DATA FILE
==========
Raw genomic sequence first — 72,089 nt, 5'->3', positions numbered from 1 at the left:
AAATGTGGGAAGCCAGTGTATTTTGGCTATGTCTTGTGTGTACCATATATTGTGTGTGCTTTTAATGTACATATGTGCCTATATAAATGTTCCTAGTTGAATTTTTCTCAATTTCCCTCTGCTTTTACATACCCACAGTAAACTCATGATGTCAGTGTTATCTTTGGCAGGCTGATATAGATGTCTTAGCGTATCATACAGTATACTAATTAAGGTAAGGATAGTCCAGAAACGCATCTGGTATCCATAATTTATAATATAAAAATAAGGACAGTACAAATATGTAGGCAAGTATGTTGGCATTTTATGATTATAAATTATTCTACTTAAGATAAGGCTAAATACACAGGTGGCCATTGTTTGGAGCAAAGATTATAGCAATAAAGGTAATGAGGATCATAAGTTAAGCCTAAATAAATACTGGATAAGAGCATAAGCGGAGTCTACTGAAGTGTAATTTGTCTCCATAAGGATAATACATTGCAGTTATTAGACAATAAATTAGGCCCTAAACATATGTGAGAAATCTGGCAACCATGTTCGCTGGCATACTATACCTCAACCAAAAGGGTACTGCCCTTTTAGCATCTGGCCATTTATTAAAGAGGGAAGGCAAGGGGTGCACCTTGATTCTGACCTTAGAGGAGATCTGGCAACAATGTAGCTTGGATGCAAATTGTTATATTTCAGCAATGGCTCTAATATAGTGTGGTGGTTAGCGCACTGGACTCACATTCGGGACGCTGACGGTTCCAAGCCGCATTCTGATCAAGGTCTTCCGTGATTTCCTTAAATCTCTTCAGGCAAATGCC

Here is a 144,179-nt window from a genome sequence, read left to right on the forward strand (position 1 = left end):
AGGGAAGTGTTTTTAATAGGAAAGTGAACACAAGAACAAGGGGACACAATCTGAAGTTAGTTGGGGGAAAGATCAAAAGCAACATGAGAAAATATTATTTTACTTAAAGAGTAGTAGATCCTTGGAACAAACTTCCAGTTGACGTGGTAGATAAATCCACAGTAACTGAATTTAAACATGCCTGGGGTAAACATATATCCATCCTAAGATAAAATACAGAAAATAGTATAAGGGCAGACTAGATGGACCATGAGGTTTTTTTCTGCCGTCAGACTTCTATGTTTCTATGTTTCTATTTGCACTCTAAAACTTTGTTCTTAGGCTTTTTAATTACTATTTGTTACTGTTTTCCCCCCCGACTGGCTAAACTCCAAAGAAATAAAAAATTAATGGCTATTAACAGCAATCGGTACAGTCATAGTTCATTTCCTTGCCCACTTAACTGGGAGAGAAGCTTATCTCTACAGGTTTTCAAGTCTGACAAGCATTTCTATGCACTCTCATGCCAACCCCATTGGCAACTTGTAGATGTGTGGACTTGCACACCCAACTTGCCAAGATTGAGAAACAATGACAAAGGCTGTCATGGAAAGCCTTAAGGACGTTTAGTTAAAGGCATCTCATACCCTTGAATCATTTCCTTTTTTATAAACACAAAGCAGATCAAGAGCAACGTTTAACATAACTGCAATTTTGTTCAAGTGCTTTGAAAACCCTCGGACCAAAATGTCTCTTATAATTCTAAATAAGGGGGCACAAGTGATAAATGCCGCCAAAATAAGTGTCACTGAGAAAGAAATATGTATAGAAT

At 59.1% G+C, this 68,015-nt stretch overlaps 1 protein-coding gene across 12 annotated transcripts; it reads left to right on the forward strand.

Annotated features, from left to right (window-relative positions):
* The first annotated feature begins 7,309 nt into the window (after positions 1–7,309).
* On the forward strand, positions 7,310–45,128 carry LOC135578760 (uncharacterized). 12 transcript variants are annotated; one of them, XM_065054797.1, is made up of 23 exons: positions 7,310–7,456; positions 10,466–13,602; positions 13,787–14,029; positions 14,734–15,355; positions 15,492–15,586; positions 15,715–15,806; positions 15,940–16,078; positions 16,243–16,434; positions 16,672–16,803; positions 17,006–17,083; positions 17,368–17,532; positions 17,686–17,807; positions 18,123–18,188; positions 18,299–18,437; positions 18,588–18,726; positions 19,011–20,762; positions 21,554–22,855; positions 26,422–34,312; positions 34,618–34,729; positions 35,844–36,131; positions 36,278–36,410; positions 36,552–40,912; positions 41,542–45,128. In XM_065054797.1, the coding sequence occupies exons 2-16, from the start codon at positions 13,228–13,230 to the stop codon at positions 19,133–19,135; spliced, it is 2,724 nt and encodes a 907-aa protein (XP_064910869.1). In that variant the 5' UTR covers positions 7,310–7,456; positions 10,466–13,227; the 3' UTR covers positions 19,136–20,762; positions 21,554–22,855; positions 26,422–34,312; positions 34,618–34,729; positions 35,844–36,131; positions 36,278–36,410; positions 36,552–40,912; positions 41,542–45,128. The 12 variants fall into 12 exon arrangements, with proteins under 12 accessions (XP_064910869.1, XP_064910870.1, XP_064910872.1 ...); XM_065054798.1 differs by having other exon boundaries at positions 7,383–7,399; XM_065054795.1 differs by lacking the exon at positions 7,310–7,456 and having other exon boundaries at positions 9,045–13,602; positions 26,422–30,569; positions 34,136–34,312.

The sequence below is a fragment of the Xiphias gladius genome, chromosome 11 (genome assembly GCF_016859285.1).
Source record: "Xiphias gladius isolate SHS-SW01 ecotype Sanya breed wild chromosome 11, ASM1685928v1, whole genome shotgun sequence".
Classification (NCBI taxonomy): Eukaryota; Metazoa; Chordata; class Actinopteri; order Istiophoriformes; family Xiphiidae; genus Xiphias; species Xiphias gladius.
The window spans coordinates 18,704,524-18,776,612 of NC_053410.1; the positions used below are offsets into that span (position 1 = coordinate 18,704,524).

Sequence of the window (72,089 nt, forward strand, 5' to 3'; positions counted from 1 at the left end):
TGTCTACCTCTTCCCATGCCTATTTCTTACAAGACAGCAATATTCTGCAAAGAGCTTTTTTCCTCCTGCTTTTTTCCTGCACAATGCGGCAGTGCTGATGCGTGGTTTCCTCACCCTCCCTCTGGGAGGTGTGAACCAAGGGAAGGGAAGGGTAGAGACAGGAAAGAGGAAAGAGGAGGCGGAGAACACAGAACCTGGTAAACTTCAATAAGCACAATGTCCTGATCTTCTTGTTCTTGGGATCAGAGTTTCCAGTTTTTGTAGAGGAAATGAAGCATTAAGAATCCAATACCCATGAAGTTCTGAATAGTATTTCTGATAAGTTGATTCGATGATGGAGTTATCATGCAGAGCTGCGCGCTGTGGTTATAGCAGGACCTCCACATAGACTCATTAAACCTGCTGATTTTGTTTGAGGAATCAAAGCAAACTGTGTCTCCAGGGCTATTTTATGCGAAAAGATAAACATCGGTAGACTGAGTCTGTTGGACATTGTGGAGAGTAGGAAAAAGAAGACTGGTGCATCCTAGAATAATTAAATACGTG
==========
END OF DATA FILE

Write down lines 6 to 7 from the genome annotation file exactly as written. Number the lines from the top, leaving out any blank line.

Annotated features, from left to right (window-relative positions):
* The first annotated feature begins 7,309 nt into the window (after positions 1–7,309).